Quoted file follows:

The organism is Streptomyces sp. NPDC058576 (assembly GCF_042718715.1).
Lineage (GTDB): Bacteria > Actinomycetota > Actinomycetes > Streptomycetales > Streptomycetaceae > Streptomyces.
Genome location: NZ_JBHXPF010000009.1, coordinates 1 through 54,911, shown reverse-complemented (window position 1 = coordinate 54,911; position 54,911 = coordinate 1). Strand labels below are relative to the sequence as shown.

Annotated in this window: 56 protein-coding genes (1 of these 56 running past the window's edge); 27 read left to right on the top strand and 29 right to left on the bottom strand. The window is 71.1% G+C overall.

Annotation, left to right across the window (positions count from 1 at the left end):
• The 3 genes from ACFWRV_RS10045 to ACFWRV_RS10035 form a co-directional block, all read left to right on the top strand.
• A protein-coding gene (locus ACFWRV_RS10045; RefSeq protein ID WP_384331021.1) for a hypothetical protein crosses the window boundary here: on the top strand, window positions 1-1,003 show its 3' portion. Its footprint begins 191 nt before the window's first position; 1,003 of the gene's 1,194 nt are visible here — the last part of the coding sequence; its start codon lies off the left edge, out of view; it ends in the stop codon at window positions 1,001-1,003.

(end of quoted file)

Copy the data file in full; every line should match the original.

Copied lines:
The organism is Streptomyces sp. NPDC058576 (assembly GCF_042718715.1).
Lineage (GTDB): Bacteria > Actinomycetota > Actinomycetes > Streptomycetales > Streptomycetaceae > Streptomyces.
Genome location: NZ_JBHXPF010000009.1, coordinates 1 through 54,911, shown reverse-complemented (window position 1 = coordinate 54,911; position 54,911 = coordinate 1). Strand labels below are relative to the sequence as shown.

Annotated in this window: 56 protein-coding genes (1 of these 56 running past the window's edge); 27 read left to right on the top strand and 29 right to left on the bottom strand. The window is 71.1% G+C overall.

Annotation, left to right across the window (positions count from 1 at the left end):
• The 3 genes from ACFWRV_RS10045 to ACFWRV_RS10035 form a co-directional block, all read left to right on the top strand.
• A protein-coding gene (locus ACFWRV_RS10045; RefSeq protein ID WP_384331021.1) for a hypothetical protein crosses the window boundary here: on the top strand, window positions 1-1,003 show its 3' portion. Its footprint begins 191 nt before the window's first position; 1,003 of the gene's 1,194 nt are visible here — the last part of the coding sequence; its start codon lies off the left edge, out of view; it ends in the stop codon at window positions 1,001-1,003.